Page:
For the week of August 12 thru August 18, 1998  

Council favors annexation of 152 acres of land into the city

Express Staff Writer

The Hailey City Council has decided it would like the city to bring a parcel of land just south of town, and close to Friedman Memorial Airport, under its control in order to prohibit residential development there.

The 152-acre parcel, owned by Spencer Eccles, is south of the Woodside Light Industrial Park. It is currently zoned by Blaine County for five-acre lots.

Annexation of the parcel to the city was proposed to the council at its Monday meeting by Eccles representative Evan Robertson of Boise. Robertson said there are no plans for development.

"It needs to be controlled by someone other than the county because of its proximity to the airport," he said. "We want to emphasize that our client has no short-range plans, this is for the long range."

Friedman Memorial Airport Authority legal counsel Barry Luboviski said the authority supports the proposed annexation, because Hailey receives most of the impact from the airport, and should control the land adjacent to Friedman to avoid residential development.

"Residential and the airport are not good neighbors," he said. "It just can’t be done."

Councilwoman Martha Burke, who also serves on the authority, said the airport board’s support of the annexation was a well thought-out decision.

"My greatest fear is that Blaine County will designate that land for affordable housing," she said.

In order for the council to approve annexation, the annexation must comply with the Hailey comprehensive plan, be an orderly extension of city boundaries, and be within the city’s area of impact.

The council determined the land met the first two conditions.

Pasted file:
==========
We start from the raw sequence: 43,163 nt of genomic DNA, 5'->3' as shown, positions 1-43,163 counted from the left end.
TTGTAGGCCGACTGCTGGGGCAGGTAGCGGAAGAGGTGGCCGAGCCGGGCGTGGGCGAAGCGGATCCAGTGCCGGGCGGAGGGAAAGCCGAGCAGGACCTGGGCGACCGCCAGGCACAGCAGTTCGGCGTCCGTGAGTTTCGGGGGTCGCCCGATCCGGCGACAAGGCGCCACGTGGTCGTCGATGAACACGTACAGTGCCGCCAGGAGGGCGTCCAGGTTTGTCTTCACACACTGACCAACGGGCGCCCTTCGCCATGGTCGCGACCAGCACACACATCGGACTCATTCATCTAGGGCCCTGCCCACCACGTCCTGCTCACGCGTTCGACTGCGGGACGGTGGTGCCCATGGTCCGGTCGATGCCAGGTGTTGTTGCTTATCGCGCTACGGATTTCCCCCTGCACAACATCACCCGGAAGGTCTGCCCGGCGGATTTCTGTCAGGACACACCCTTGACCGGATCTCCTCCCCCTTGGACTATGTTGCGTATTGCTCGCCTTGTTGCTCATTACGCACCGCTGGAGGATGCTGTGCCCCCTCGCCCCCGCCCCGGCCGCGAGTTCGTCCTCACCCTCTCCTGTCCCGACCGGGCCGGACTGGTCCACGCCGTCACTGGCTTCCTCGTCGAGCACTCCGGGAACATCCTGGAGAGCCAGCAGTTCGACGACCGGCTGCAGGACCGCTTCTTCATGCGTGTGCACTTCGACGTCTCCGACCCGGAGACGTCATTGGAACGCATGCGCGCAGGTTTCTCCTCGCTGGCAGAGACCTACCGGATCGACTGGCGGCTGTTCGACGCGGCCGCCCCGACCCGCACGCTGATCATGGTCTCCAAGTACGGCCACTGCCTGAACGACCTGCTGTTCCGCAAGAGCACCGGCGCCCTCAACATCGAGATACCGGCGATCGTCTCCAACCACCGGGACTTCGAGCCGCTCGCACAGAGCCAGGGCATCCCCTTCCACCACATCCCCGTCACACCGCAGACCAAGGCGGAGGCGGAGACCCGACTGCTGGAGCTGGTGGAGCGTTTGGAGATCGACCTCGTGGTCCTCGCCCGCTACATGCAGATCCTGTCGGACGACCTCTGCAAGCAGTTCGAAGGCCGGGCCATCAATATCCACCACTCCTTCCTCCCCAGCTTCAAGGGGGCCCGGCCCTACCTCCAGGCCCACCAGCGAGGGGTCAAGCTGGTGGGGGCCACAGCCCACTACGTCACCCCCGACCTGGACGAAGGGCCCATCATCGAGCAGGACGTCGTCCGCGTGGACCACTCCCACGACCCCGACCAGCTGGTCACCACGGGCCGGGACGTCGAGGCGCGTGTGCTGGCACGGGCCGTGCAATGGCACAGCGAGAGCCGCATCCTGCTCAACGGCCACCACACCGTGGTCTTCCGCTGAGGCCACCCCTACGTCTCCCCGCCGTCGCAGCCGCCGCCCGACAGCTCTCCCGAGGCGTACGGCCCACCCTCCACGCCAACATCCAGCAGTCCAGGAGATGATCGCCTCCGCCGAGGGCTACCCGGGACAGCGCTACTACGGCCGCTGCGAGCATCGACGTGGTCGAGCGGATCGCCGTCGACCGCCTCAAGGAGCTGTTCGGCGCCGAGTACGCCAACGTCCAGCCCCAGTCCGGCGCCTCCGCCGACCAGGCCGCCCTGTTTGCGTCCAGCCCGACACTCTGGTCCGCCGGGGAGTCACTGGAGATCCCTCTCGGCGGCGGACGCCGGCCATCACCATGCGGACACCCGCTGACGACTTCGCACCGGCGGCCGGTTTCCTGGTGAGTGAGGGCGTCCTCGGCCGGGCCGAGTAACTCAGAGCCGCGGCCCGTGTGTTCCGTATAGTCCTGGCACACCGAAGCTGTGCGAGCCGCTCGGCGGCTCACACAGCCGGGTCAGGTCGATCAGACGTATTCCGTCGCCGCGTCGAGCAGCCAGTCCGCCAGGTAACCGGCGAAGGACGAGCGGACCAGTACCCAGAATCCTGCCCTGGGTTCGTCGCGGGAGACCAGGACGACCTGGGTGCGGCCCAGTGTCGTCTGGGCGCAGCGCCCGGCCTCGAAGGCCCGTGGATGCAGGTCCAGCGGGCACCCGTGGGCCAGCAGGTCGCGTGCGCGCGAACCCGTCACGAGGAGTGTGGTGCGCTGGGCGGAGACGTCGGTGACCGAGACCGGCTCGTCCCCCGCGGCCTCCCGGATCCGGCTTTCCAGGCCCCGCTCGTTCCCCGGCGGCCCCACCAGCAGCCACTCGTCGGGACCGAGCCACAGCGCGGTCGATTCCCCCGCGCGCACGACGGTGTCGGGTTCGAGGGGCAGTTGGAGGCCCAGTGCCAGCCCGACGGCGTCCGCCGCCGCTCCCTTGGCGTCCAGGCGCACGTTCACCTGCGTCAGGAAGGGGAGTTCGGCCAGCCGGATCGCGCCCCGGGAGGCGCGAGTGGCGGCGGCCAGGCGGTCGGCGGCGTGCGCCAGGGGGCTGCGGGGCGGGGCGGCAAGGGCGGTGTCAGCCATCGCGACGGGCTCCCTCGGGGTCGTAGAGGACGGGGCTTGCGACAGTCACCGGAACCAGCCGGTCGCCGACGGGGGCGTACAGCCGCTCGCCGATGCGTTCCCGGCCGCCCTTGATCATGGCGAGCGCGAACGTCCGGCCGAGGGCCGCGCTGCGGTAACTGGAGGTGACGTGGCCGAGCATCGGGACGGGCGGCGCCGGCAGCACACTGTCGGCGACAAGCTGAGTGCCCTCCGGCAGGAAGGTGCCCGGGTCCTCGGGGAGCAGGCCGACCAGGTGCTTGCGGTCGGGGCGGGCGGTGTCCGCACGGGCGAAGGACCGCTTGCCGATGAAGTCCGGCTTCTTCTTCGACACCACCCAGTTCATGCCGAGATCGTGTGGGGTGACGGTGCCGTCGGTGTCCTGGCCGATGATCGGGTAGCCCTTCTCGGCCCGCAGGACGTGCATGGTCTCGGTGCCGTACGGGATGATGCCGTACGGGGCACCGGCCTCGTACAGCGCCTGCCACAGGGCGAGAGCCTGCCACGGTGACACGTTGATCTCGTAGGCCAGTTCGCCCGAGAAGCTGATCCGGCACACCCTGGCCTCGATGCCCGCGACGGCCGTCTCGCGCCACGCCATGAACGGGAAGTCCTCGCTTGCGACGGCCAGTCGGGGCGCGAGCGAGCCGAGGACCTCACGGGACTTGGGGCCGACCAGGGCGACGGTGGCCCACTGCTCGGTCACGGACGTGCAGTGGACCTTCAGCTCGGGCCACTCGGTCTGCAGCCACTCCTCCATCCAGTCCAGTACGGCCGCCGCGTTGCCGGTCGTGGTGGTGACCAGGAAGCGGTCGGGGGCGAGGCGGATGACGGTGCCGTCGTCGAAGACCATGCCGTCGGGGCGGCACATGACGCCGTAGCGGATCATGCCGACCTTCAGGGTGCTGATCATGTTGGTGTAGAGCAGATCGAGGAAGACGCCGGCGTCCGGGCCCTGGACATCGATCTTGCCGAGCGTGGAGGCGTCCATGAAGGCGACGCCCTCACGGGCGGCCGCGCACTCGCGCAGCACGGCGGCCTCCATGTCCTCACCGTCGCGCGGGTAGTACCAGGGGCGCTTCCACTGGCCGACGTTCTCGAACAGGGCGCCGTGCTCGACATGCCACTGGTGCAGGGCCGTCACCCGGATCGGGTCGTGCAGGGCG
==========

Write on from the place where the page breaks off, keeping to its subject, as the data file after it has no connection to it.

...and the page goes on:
The comprehensive plan directs the city to create mutually suitable uses on adjacent properties and to promote economic development.

However, because the land is not within Hailey’s area of impact, the council directed city staff to meet with the county and analyze the land south of Hailey for a possible amendment to the zone-of-impact map.

The planning and zoning commission will hear the application next, and determine zoning for the property.


The council also approved a zoning change to a downtown property that liberalizes the permitted uses of a proposed commercial building there.

Adam Koffler of Trillium Capital requested a zone change for the property at 707 South Main Street from a limited business to a business zone. A business zone allows for entertainment and retail uses of property, as well as a zero lot-line setback. Koffler said he has no specific plans for the types of businesses that will operate in the building.

The council directed city staff to draw up a development agreement between the city and Koffler to include conditions previously set forth by the planning and zoning commission. The P&Z stipulated that the half block west from Main Street, between Maple and Cedar, be rezoned business, that parking access be as far away from Main Street and Cedar Street as possible, and that the proposed building face the right of way, with a two-story height limit.

The P&Z also recommended that entertainment or recreational uses require a conditional-use permit because the building abuts a residential neighborhood. A conditional-use permit allows the P&Z to strictly regulate the type of business and its operation within the building.

Only councilwoman Susan McBryant was opposed to the rezone.

"Why on earth would we consider rezoning for business if it’s not appropriate?" she asked. "I’m not comfortable with a B zone with conditions, and I’m enormously uncomfortable increasing uses that increase traffic. It’s either appropriate or not appropriate, but it’s not kind of appropriate."

Councilman Scott Basolo described the project as "fairly reasonable," and said he felt the development agreement was friendly toward the neighbors.

"It’s not ideal, but the zoning laws aren’t perfect either," he said.


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